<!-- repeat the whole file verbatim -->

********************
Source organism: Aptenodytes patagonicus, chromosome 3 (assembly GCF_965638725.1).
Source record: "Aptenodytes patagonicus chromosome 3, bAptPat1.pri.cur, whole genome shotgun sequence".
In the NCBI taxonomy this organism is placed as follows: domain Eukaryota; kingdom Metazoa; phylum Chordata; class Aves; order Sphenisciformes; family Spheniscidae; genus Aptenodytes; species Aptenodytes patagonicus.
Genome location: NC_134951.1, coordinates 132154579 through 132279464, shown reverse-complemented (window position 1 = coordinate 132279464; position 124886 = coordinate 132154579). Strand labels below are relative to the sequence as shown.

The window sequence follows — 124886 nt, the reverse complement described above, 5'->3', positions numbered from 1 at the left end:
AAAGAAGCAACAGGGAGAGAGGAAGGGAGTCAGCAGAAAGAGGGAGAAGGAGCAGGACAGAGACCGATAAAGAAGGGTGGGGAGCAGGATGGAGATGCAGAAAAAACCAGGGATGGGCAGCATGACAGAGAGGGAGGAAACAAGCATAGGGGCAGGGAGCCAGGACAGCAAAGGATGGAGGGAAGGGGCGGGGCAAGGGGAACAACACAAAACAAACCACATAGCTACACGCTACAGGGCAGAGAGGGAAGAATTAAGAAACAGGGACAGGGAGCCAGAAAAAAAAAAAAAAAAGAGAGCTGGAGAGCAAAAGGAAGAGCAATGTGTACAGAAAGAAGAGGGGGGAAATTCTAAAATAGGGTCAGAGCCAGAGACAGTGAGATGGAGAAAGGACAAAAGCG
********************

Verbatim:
Source organism: Aptenodytes patagonicus, chromosome 3 (assembly GCF_965638725.1).
Source record: "Aptenodytes patagonicus chromosome 3, bAptPat1.pri.cur, whole genome shotgun sequence".
In the NCBI taxonomy this organism is placed as follows: domain Eukaryota; kingdom Metazoa; phylum Chordata; class Aves; order Sphenisciformes; family Spheniscidae; genus Aptenodytes; species Aptenodytes patagonicus.
Genome location: NC_134951.1, coordinates 132154579 through 132279464, shown reverse-complemented (window position 1 = coordinate 132279464; position 124886 = coordinate 132154579). Strand labels below are relative to the sequence as shown.

The window sequence follows — 124886 nt, the reverse complement described above, 5'->3', positions numbered from 1 at the left end:
AAAGAAGCAACAGGGAGAGAGGAAGGGAGTCAGCAGAAAGAGGGAGAAGGAGCAGGACAGAGACCGATAAAGAAGGGTGGGGAGCAGGATGGAGATGCAGAAAAAACCAGGGATGGGCAGCATGACAGAGAGGGAGGAAACAAGCATAGGGGCAGGGAGCCAGGACAGCAAAGGATGGAGGGAAGGGGCGGGGCAAGGGGAACAACACAAAACAAACCACATAGCTACACGCTACAGGGCAGAGAGGGAAGAATTAAGAAACAGGGACAGGGAGCCAGAAAAAAAAAAAAAAAAGAGAGCTGGAGAGCAAAAGGAAGAGCAATGTGTACAGAAAGAAGAGGGGGGAAATTCTAAAATAGGGTCAGAGCCAGAGACAGTGAGATGGAGAAAGGACAAAAGCG